directed by George M. Roesler
DATES AND TIMES
Auditions on Monday, October 30 & Wednesday, November 1 at the theatre. Doors open at 6:00 pm and auditions begin at 7:00, and continue until everyone is seen. No appointments; people are seen in the order they arrive. The show performs January 5 through 28, 2018 (Fridays and Saturdays at 7:30 pm; Sundays at 2:00 pm).
Auditioning for an ensemble of 10 to 12 actors. Several roles are not gender-specific; all ethnicities are invited to audition.
Auditions will be a prepared monologue. You can:
~ read a 1-2 minute monologue of your choice, OR
~ read one of the monologues below, OR
~ present a 1-2 minute memorized monologue (director’s preference).
CLICK HERE for the form you can fill out and bring to the audition. (Forms will also be available at the desk.)
Minimum age for all roles is 18.
The protagonist, Berenger is messy and disorganized, a foil for his friend Jean. He has a drinking problem that is the source of much ridicule from both Jean and from the woman he loves, Daisy. Despite his unkempt appearance and low self-esteem, Berenger firmly believes in humanity, morality, and individuality. He is the only character with the courage to live up to his own potential and think for himself.
A friend of Berenger, Jean is tidy and well-dressed. He appears to live the “better” life as compared with Berenger. But his fate proves that he has no spine or substance. Like all of the characters in the play, we never learn how he came to be the way he is. Jean raises the question of what defines a person’s character: is it the person’s appearance, perceptions, or strengths? By at first appearing perfectly fine but then becoming a rhinoceros, Jean reverses expectations and engages the audience’s interest in the “rhinoceros phenomenon.”
Daisy is Berenger’s romantic interest. She works in his office and is a young blond woman. Although good-hearted, Daisy eventually falls prey to the false logic and systematic propaganda of the rhinoceroses. She represents the romantic desire that people feel; she is the person who makes one’s heart jump, the beauty that captures one’s interest and holds onto it. As Daisy turns to a rhinoceros, however, Ionesco questions the longevity of such desire.
Papillon is Berenger’s boss and head of the Department. Although an authority figure, has trouble with individual thought and quickly decides to join the rhinoceros’ movement.
Dudard works in the office with Berenger. Like Daisy, appears to mean well and have a good heart, but does not prove strong and freethinking in the end. In the final act of the play, we fully understand Dudard’s thinking as he decides to join the animals. Dudard is a weak “everyman,” for he perceives the world around him but cannot fully commit to a strong individuality or purpose.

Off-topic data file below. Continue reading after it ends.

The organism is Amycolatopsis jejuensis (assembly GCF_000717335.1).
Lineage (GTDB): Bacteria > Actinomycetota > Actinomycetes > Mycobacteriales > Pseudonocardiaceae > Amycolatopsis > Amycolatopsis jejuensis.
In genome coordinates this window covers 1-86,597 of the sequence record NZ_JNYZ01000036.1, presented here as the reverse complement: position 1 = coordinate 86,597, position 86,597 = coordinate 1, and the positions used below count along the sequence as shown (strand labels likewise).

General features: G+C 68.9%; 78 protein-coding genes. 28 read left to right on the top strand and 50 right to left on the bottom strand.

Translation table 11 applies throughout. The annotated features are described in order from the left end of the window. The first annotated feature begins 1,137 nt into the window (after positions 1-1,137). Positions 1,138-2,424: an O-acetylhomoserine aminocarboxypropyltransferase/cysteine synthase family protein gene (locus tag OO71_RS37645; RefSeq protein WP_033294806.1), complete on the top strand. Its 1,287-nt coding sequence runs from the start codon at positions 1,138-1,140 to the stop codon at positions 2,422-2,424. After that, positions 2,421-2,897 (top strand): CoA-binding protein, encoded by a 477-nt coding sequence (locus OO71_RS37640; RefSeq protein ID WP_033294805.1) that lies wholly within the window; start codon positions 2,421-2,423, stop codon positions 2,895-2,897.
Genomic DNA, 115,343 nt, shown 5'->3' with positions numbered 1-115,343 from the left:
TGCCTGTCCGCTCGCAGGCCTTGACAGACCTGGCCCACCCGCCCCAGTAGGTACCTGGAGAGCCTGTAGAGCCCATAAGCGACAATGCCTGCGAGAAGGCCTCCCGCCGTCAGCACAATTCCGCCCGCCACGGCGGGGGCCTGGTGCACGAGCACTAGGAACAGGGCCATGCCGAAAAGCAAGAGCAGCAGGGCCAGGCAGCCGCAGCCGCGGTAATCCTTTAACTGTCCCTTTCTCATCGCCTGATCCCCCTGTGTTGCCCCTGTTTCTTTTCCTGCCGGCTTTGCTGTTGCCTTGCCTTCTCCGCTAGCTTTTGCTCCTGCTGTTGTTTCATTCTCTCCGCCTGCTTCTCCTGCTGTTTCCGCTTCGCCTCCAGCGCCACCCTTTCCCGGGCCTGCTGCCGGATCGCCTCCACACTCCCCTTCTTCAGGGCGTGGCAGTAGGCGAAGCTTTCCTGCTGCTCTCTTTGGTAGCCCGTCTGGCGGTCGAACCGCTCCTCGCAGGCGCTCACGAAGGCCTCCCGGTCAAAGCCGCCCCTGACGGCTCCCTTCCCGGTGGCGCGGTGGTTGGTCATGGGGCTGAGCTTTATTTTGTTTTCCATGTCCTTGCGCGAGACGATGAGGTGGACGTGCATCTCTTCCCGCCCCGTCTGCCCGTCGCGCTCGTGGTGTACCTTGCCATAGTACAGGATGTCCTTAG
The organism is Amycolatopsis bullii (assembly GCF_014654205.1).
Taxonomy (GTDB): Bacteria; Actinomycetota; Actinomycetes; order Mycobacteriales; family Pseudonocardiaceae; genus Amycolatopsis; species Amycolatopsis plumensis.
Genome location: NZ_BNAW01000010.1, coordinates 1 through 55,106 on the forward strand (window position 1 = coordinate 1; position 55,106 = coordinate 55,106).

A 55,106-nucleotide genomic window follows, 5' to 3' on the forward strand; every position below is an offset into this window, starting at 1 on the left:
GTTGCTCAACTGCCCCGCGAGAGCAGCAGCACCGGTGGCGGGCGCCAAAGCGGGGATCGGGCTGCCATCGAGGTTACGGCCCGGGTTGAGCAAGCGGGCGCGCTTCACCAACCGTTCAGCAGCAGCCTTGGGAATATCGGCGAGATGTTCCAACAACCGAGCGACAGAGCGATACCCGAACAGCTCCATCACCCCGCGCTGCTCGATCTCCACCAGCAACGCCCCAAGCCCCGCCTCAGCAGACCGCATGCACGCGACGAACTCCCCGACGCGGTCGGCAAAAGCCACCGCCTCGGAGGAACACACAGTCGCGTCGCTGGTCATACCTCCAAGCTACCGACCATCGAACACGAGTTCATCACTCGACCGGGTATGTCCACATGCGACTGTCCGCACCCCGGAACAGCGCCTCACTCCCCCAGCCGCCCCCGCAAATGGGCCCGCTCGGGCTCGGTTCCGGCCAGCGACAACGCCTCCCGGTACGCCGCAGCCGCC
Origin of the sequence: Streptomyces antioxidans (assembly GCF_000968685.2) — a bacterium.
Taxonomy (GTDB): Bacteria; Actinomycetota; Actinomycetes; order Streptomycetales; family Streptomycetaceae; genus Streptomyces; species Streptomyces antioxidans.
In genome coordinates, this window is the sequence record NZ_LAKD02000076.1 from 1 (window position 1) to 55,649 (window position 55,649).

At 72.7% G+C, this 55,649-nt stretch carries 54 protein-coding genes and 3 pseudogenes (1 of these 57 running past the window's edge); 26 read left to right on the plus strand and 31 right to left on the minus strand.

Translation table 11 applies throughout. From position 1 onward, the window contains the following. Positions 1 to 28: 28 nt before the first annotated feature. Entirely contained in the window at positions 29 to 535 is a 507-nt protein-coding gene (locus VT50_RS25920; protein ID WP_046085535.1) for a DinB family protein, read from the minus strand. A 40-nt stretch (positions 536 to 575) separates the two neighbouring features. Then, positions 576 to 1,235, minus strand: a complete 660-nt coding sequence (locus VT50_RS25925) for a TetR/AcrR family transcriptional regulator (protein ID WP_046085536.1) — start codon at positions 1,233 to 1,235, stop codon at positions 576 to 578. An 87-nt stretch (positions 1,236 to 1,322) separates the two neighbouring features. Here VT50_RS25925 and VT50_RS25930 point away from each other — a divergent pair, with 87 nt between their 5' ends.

Botard works in Berenger’s office and argues with false logic by ignoring and misconstruing the evidence. Botard therefore sees the world how he wants to see it instead of how it is.
The Logician is obsessed with only analyzing issues from a logical point of view. A classical philosopher using the primary idea of a syllogism as a manner of interpreting the universe. The ludicrous reasoning immediately introduces the idea of false logic.
The Waitress represents simply the easily persuaded everyman. She is easily prone to accept whatever true or false arguments surround her.
Spends a great deal of time looking at the people walking by. The character is the first to rush out when the housewife drops her bags when the rhinoceros charges by.
The Grocer’s Wife
She bad-mouths the housewife as she walks by claiming that the housewife is very snobbish and acts as though she is too good for them.
A woman of fairly high social status. She is walking by the café’ when a rhinoceros charges by. The first time it rushes past she drops her groceries but manages to hold on to her cat. The second time it runs by she drops the cat, and the cat is trampled to death by the rhinoceros
The Old Gentleman
The Old Gentleman is another common person who is kind and means well but who is easily susceptible to going along with the world around him. He wanders around spending most of his time in deep conversation with the logician and making passes at the housewife.
The Café Proprietor
Concerned with only one thing-making money. Charges the waitress for every plate that is dropped. Very greedy and cares little for the feelings and/or well-being of others.
Mrs. Boeuf arrives at Berenger’s office because her husband, Mr. Boeuf, has turned into a rhinoceros. In her frenzy, Mrs. Boeuf suggests that people make hasty decisions in rash circumstances. As she decides to stay with her animal husband, Mrs. Boeuf illustrates her fear of being alone. She would rather be with a rhino than be alone.
A dutifully civil servant who rescues Daisy, Berenger, Dudard, Botard, and Papillon when the stairs are destroyed by one of the rhinoceroses.
It’s a typical morning in a small American town — until a rhinoceros charges down the street. No one is really alarmed, but Berenger soon discovers everyone around him is turning into a rhinoceros – his friends, his co-workers, the townspeople. He’s desperate to save them but no one will listen, until he’s left alone to question what it is to remain human in the face of the trampling herd. Provocative, funny, and frightening, Ionesco’s most renowned work has become a classic parable of social conformity – and human nature.